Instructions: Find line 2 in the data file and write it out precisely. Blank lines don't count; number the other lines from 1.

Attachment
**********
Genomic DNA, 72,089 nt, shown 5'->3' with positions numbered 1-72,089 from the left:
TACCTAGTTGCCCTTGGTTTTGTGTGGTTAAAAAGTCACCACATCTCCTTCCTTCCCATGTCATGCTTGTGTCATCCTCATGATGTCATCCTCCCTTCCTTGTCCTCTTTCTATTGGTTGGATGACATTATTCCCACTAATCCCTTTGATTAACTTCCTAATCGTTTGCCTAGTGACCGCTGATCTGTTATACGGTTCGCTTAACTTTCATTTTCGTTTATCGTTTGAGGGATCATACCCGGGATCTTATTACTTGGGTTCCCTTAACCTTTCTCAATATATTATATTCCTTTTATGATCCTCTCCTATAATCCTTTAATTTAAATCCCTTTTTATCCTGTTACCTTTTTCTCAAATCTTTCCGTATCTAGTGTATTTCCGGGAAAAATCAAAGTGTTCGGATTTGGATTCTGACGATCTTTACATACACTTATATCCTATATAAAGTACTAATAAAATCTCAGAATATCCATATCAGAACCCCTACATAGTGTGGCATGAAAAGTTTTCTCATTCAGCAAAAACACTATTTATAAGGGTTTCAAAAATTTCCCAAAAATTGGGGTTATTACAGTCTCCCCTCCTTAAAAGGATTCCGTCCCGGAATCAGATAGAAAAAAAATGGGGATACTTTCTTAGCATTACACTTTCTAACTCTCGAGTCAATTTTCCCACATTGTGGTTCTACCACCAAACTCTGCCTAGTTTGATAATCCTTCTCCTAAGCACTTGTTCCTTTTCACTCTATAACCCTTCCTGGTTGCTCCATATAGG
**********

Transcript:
TACCTAGTTGCCCTTGGTTTTGTGTGGTTAAAAAGTCACCACATCTCCTTCCTTCCCATGTCATGCTTGTGTCATCCTCATGATGTCATCCTCCCTTCCTTGTCCTCTTTCTATTGGTTGGATGACATTATTCCCACTAATCCCTTTGATTAACTTCCTAATCGTTTGCCTAGTGACCGCTGATCTGTTATACGGTTCGCTTAACTTTCATTTTCGTTTATCGTTTGAGGGATCATACCCGGGATCTTATTACTTGGGTTCCCTTAACCTTTCTCAATATATTATATTCCTTTTATGATCCTCTCCTATAATCCTTTAATTTAAATCCCTTTTTATCCTGTTACCTTTTTCTCAAATCTTTCCGTATCTAGTGTATTTCCGGGAAAAATCAAAGTGTTCGGATTTGGATTCTGACGATCTTTACATACACTTATATCCTATATAAAGTACTAATAAAATCTCAGAATATCCATATCAGAACCCCTACATAGTGTGGCATGAAAAGTTTTCTCATTCAGCAAAAACACTATTTATAAGGGTTTCAAAAATTTCCCAAAAATTGGGGTTATTACAGTCTCCCCTCCTTAAAAGGATTCCGTCCCGGAATCAGATAGAAAAAAAATGGGGATACTTTCTTAGCATTACACTTTCTAACTCTCGAGTCAATTTTCCCACATTGTGGTTCTACCACCAAACTCTGCCTAGTTTGATAATCCTTCTCCTAAGCACTTGTTCCTTTTCACTCTATAACCCTTCCTGGTTGCTCCATATAGG